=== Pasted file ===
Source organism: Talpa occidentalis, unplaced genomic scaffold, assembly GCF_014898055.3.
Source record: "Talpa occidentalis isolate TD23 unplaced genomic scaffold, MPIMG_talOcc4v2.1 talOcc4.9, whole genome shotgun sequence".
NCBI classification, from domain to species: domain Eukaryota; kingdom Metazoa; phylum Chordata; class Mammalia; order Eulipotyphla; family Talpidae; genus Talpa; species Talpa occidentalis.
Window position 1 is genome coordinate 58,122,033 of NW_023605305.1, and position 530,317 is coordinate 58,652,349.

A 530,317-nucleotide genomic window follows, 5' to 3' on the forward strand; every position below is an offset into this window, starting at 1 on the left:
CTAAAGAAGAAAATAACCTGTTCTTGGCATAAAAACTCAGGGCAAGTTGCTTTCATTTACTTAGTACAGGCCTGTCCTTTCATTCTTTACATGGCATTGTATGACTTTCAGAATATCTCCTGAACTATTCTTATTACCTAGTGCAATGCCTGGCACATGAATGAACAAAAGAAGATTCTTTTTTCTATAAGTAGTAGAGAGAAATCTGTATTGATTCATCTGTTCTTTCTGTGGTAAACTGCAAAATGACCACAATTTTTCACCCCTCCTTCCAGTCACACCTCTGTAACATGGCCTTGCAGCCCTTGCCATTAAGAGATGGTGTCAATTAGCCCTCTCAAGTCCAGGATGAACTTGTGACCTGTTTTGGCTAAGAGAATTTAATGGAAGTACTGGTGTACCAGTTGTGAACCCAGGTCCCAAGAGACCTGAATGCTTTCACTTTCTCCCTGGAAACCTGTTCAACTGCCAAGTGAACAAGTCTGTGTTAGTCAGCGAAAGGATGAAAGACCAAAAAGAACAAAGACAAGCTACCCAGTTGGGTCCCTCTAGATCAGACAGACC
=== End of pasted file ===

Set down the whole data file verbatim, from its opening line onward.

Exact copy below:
Source organism: Talpa occidentalis, unplaced genomic scaffold, assembly GCF_014898055.3.
Source record: "Talpa occidentalis isolate TD23 unplaced genomic scaffold, MPIMG_talOcc4v2.1 talOcc4.9, whole genome shotgun sequence".
NCBI classification, from domain to species: domain Eukaryota; kingdom Metazoa; phylum Chordata; class Mammalia; order Eulipotyphla; family Talpidae; genus Talpa; species Talpa occidentalis.
Window position 1 is genome coordinate 58,122,033 of NW_023605305.1, and position 530,317 is coordinate 58,652,349.

A 530,317-nucleotide genomic window follows, 5' to 3' on the forward strand; every position below is an offset into this window, starting at 1 on the left:
CTAAAGAAGAAAATAACCTGTTCTTGGCATAAAAACTCAGGGCAAGTTGCTTTCATTTACTTAGTACAGGCCTGTCCTTTCATTCTTTACATGGCATTGTATGACTTTCAGAATATCTCCTGAACTATTCTTATTACCTAGTGCAATGCCTGGCACATGAATGAACAAAAGAAGATTCTTTTTTCTATAAGTAGTAGAGAGAAATCTGTATTGATTCATCTGTTCTTTCTGTGGTAAACTGCAAAATGACCACAATTTTTCACCCCTCCTTCCAGTCACACCTCTGTAACATGGCCTTGCAGCCCTTGCCATTAAGAGATGGTGTCAATTAGCCCTCTCAAGTCCAGGATGAACTTGTGACCTGTTTTGGCTAAGAGAATTTAATGGAAGTACTGGTGTACCAGTTGTGAACCCAGGTCCCAAGAGACCTGAATGCTTTCACTTTCTCCCTGGAAACCTGTTCAACTGCCAAGTGAACAAGTCTGTGTTAGTCAGCGAAAGGATGAAAGACCAAAAAGAACAAAGACAAGCTACCCAGTTGGGTCCCTCTAGATCAGACAGACC